Obama faces growing criticism on Syria
Washington - Despite criticism from members of the US Congress and within the US State Department, US President Barack Obama is unlikely to change his Syria policy, even in the face of stymied diplomatic talks and defiance by the Syrian regime.
Obama apparently believes that more robust military action in Syria carries more risks than benefits and this remains his guiding philosophy.
In the interview Obama gave to Jeffrey Goldberg of the Atlantic magazine, the president hinted that he was frustrated by US Secretary of State John Kerry’s and Vice-President Joe Biden’s urging for more action in Syria. Kerry admitted to Goldberg that he has more of a bias towards action than Obama but suggested that does not hurt his relationship with the president.
Obama told Goldberg that any thoughtful president, after more than a decade of war in the region, “would hesitate about making a renewed commitment in the exact same region of the world with some of the exact same dynamics and the same probability of an unsatisfactory outcome”.
It is this caution that has exasperated the more hawkish members of Congress as well as some diplomats. In June, 51 mid-level State Department officials wrote a letter through the department’s dissent channel calling for “a more militarily assertive US role based on the judicious use of stand-off and air weapons”. The letter said the moral rationale for “taking steps to end the deaths and suffering in Syria, after five years of brutal war, is evident and unquestionable”.
Kerry said the dissent letter was “very good” and met with a few of its authors but did not openly endorse their position. Biden used the occasion of a television interview to be the administration’s chief critic of the letter, saying “not a single, solitary recommendation that I saw [in the dissent letter] has a single, solitary answer attached to it.”
Biden added that Obama “has been fastidious” in asking the US military and intelligence agencies about what will work and not work in Syria. Biden suggested it would be wrong to “do something about (Syrian President Bashar) Assad first”.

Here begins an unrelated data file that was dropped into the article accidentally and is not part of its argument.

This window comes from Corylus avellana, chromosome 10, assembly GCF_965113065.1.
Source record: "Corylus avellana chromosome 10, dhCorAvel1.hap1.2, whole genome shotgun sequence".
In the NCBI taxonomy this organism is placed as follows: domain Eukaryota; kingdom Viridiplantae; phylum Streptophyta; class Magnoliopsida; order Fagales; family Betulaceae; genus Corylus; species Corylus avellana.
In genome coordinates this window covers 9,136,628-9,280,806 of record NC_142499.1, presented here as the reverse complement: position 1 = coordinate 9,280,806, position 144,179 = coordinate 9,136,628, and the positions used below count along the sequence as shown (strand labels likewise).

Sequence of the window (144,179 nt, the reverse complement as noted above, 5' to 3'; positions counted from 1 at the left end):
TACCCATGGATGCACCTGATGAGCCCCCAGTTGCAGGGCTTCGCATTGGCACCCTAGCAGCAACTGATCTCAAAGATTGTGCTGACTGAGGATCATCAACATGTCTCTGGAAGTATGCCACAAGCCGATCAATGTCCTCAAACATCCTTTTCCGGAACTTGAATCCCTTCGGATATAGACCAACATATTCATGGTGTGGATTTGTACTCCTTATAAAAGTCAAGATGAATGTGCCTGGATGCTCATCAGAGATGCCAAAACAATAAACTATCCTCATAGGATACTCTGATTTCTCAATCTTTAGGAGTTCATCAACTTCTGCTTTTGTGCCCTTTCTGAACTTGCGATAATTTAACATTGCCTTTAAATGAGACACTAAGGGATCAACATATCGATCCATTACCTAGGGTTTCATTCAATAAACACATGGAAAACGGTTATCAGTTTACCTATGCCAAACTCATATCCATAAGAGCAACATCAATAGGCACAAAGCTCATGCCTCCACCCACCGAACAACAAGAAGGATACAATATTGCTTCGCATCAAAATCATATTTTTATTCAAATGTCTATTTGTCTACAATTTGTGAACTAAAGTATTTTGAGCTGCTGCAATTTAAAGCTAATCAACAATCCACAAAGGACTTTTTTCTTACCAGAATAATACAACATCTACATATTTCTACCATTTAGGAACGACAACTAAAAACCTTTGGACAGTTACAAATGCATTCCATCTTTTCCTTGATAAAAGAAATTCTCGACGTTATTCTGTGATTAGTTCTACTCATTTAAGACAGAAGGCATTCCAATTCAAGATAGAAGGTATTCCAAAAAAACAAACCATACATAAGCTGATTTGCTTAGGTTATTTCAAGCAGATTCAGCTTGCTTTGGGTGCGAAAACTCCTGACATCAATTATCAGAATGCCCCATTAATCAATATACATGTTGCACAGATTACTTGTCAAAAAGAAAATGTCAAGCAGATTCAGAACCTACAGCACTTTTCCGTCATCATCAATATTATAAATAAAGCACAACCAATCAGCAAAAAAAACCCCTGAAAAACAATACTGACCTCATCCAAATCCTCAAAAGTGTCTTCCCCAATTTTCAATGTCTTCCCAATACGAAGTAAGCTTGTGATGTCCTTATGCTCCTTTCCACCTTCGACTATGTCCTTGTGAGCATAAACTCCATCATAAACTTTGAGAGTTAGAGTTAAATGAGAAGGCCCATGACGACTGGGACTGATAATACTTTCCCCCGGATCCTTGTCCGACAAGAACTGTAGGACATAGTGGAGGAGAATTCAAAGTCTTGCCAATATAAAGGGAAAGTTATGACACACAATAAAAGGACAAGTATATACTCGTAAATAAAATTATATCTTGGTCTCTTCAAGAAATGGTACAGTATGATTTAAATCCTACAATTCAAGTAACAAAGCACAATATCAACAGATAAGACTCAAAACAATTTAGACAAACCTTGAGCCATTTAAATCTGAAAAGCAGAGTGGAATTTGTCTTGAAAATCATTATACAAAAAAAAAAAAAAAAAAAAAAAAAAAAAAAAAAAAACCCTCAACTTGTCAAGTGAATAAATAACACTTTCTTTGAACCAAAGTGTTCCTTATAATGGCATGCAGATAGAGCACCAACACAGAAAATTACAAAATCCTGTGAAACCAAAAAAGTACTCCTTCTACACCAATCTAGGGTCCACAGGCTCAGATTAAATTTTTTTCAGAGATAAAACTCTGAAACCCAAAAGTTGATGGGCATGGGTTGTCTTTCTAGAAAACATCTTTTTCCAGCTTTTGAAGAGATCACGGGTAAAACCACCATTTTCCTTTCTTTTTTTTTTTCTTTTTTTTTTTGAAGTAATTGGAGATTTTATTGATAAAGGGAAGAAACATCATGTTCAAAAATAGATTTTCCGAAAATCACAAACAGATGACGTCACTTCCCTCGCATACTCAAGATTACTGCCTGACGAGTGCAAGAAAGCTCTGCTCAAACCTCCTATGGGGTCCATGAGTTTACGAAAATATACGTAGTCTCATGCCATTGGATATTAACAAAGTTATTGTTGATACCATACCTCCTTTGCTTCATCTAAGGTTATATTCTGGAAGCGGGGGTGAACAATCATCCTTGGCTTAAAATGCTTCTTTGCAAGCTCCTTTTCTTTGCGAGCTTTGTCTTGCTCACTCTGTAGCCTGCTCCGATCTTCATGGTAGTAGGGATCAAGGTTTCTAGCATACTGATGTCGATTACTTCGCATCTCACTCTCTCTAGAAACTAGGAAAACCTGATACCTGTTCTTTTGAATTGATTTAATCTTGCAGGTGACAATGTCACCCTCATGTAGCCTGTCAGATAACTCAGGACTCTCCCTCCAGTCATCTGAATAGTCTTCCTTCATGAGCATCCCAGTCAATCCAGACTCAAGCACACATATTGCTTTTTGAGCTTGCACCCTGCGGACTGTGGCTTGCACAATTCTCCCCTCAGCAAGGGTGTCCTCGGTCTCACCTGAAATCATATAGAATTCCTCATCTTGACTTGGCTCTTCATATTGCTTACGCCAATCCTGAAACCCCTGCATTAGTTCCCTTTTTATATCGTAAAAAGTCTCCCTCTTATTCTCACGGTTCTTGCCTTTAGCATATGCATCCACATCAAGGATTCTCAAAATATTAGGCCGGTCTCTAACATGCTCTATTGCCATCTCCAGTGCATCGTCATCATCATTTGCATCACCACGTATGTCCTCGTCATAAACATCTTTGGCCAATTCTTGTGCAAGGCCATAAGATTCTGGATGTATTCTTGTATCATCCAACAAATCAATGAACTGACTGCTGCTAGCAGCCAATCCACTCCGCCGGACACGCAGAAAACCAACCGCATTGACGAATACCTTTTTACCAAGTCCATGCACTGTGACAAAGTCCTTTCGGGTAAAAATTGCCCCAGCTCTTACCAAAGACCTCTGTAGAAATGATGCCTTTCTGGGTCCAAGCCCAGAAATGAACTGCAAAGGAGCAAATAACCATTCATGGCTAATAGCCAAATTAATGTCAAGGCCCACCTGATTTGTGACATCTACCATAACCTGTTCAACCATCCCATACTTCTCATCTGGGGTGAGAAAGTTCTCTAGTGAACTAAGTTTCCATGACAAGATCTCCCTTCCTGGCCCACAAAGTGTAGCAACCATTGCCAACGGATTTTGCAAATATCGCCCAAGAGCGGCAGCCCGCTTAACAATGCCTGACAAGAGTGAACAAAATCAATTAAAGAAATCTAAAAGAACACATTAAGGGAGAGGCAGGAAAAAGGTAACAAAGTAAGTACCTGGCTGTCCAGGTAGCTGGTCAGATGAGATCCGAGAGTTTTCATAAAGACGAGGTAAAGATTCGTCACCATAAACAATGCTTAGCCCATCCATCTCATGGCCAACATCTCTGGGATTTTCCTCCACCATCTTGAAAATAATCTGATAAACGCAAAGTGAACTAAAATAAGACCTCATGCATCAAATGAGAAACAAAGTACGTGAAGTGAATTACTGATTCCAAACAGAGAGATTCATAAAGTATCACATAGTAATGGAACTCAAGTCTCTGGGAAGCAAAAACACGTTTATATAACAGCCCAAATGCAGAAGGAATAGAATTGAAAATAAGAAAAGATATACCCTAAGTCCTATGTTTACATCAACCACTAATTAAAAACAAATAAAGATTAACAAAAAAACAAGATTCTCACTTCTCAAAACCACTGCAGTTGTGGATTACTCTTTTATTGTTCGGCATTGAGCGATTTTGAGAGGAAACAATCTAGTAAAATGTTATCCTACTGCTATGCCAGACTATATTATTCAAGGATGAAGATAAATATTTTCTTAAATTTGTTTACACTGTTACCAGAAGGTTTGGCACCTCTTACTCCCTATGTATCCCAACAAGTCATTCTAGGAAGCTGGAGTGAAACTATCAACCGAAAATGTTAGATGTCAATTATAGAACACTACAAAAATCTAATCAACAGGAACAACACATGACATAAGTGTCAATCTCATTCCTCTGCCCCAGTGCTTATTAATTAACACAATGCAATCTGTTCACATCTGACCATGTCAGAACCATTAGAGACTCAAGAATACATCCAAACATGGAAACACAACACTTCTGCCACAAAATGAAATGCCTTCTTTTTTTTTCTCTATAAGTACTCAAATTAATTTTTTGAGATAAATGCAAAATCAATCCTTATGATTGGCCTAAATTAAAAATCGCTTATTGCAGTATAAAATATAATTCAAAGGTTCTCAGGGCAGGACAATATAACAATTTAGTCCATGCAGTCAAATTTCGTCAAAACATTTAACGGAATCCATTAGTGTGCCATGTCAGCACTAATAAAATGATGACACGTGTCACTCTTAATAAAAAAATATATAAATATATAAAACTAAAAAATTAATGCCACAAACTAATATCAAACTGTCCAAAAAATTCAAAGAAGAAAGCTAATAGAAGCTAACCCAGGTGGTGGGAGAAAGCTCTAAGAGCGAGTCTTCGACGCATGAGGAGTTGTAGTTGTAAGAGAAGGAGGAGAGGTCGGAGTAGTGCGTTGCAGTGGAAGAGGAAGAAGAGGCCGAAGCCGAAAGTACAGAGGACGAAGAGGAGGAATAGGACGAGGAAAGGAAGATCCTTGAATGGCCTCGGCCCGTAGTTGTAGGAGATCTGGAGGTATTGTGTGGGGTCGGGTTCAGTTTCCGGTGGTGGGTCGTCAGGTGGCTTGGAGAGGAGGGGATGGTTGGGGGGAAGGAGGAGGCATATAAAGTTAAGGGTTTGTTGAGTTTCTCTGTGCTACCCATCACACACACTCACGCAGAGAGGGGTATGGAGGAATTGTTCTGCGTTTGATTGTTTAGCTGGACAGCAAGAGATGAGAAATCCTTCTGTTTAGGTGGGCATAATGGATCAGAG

Obama thus is content with his Syria strategy of using a few hundred US special operations forces personnel to work with the Syrian Democratic Forces (comprised of Kurds and Arab tribesmen) in northern and eastern Syria to fight against the Islamic State (ISIS), using US and coalition air power to strike ISIS targets and pursuing an international diplomatic route to try and reach a consensus about a new Syrian regime.
The problem is that the current military strategy is like a slow moving train. Obama’s hope is that ISIS will be degraded over time and eventually lose its “caliphate” capital of Raqqa but ISIS has proven to be resilient and has even mounted counter-attacks in recent weeks.
The diplomatic route about Assad’s future and a new regime remains a distant goal. Buoyed by Russian air strikes, Assad does not seem inclined to pack up and leave. All of this leaves the Syrian opposition frustrated.
Politically, Syria has emerged as a top foreign policy issue during the US presidential campaign season. Presumptive Republican Party nominee Donald Trump has lambasted the Obama administration for not doing enough against ISIS and has promised that if elected he will put an end to the jihadist group “very soon”.
This is the one foreign policy issue where Trump, who is more of an isolationist, says the United States must act militarily.
Hillary Clinton, the presumptive Democratic Party nominee, has a more hawkish position than Obama because of her support for a no-fly zone to protect Syrian citizens. After criticism from her Democratic rival, Bernie Sanders, who argued that the Arab states must take on ISIS, Clinton has been silent on the issue.
Obama’s cautious approach to Syria has risks for his own legacy. Hundreds of thousands of Syrians have died on his watch and millions have become refugees. This is a major humanitarian disaster that he has been saddled with and historians might say Obama’s caution (and that of other leaders) was inexcusable.
It could even be something akin to president Bill Clinton’s inaction during the 1994 Rwandan genocide, which Clinton later acknowledged as being one of his greatest mistakes.
However, in Obama’s thinking, a repeat of the 2003 Iraq war would be a more serious mistake and he is probably hoping that his caution on Syria will be viewed sympathetically in that light.